Originally Posted by Pennglock
"His understanding of film is beyond the comprehension of a few elite."
Are you serious with this? Tarantino is a purveyor of b-movies, kung fu flicks and spaghetti westerns. He has turned that mix into some entertaining popcorn movies in the case of Pulp Fiction and Kill Bill. I will also give him credit knowing how to build a scene with tension...
but in movies like Django, Bastards, and Death Proof he's just running amok, indulging all kinds of unfortunate instincts.
What is apparently "good dialogue" to most of you sounds to me like QT having conversations with himself. Or rather, conversations he imagines himself having.
Just as a piece of moviemaking, Django is pretty weak offering. The plot meanders, goes on for a half hour after the climax, and cant really decide who should be the protagonist.
Whatever. I could forgive a dud spaghetti western grindhouse romp. Where QT enters the realm of filth is in using slavery and the Holocaust as backdrops for his revenge fantasies. The stuff he puts in here is beyond camp and the tongue in cheek blaxploitation of the seventies. How many shots of lash scars are in this movie? QT is obviously trying to elicit a real emotional reaction from the audience...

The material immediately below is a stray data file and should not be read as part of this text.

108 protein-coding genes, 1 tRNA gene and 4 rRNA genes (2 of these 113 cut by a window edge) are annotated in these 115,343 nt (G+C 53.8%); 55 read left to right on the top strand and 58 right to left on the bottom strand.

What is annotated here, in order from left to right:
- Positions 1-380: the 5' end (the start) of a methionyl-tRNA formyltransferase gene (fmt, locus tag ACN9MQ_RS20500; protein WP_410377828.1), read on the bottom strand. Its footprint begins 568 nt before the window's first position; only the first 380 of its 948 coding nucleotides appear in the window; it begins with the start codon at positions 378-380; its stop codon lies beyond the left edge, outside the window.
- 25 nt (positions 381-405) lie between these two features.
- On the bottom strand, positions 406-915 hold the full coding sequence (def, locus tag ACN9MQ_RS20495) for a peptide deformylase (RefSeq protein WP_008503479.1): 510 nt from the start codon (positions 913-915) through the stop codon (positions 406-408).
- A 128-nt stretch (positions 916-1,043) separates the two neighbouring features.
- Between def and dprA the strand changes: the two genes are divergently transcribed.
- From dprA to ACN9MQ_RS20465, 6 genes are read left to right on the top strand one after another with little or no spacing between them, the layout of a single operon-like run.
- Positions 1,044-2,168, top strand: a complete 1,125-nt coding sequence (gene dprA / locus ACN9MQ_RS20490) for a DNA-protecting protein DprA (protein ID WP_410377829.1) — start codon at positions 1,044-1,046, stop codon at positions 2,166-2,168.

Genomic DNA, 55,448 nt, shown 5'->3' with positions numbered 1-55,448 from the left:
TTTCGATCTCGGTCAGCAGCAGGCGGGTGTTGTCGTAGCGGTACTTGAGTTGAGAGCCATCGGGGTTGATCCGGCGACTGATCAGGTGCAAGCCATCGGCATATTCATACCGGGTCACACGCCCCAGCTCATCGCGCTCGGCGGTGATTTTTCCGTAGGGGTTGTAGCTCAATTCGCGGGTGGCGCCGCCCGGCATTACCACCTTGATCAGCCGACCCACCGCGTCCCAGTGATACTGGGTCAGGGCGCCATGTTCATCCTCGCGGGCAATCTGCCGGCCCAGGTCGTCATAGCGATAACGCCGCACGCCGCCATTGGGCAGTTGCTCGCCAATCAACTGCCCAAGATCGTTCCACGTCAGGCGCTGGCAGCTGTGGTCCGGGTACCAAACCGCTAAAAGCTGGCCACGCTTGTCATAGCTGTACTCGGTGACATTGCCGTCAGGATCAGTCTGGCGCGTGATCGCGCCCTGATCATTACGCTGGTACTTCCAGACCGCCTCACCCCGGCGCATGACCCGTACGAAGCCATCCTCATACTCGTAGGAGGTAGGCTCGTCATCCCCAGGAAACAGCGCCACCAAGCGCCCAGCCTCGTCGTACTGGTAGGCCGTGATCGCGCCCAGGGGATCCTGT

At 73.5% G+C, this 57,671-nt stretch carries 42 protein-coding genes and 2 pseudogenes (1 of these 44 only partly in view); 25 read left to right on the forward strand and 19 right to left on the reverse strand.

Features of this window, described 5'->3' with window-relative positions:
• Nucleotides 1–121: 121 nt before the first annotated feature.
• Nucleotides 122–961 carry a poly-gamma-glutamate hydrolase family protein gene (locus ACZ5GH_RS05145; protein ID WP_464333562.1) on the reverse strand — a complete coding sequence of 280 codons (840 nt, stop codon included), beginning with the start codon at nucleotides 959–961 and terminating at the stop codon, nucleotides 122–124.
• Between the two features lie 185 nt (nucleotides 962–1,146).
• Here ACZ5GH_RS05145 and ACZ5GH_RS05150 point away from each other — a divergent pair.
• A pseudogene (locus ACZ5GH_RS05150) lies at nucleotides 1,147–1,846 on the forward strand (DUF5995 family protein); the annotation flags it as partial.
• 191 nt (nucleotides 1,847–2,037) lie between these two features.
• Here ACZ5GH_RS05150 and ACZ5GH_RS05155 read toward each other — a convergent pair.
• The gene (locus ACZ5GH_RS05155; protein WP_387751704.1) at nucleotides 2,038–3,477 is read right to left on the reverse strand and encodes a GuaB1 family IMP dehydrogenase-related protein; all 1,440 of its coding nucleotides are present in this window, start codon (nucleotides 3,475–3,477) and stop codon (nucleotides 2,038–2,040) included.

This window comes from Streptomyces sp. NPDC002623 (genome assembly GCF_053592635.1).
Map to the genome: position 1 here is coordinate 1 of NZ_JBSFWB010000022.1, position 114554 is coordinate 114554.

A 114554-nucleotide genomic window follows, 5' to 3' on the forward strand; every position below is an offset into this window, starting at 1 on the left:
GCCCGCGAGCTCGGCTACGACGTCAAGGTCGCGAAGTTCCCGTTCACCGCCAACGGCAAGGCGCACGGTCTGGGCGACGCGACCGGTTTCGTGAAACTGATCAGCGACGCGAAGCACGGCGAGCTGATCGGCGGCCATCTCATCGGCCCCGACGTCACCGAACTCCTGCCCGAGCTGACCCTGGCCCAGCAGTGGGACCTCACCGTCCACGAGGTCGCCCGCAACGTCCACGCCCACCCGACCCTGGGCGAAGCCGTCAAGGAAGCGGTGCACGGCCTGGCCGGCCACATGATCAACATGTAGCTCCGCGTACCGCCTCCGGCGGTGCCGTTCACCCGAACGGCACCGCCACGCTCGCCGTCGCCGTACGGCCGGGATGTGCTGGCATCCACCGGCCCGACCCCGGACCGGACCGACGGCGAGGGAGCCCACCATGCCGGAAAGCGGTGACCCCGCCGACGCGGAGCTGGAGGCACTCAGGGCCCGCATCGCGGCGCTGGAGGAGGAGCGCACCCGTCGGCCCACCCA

for the purpose of setting up a campy kill crazy rampage. Does that bug anyone else? One of the more terrible injustices of modern history is being used as a lazy plot device standing in for character development so audiences can get a guilt free thrill when the hero massacres the bad guys.
Even that cheap trick wouldnt be so bad, but there is sadistic streak that goes so far over the top here. We have a slave that gets torn apart by dogs, a naked negress taken out of a hot box in a plantations Front Yard, a mandingo fight to the death finished by a hammer to the skull, and Leo's monologue about negro phrenology. Im not even talking about more uses of the n-word than any other film in history. There is whole lot of very uncomfortable nastiness with no other purpose than advancing a revenge yarn.
Django kind of simultaneously opens up old wounds and yet cheapens the tragedy by going so far over the top with the unrealistic villainy.
I guess I really cant figure out what kind of film Django is trying to be. Its too sadistic to be camp, and too campy to be any kind of real provocation. My best guess is that QT genuinely has the conscience of a (possibly psychopathic) 15 year old and this is his sincere commentary.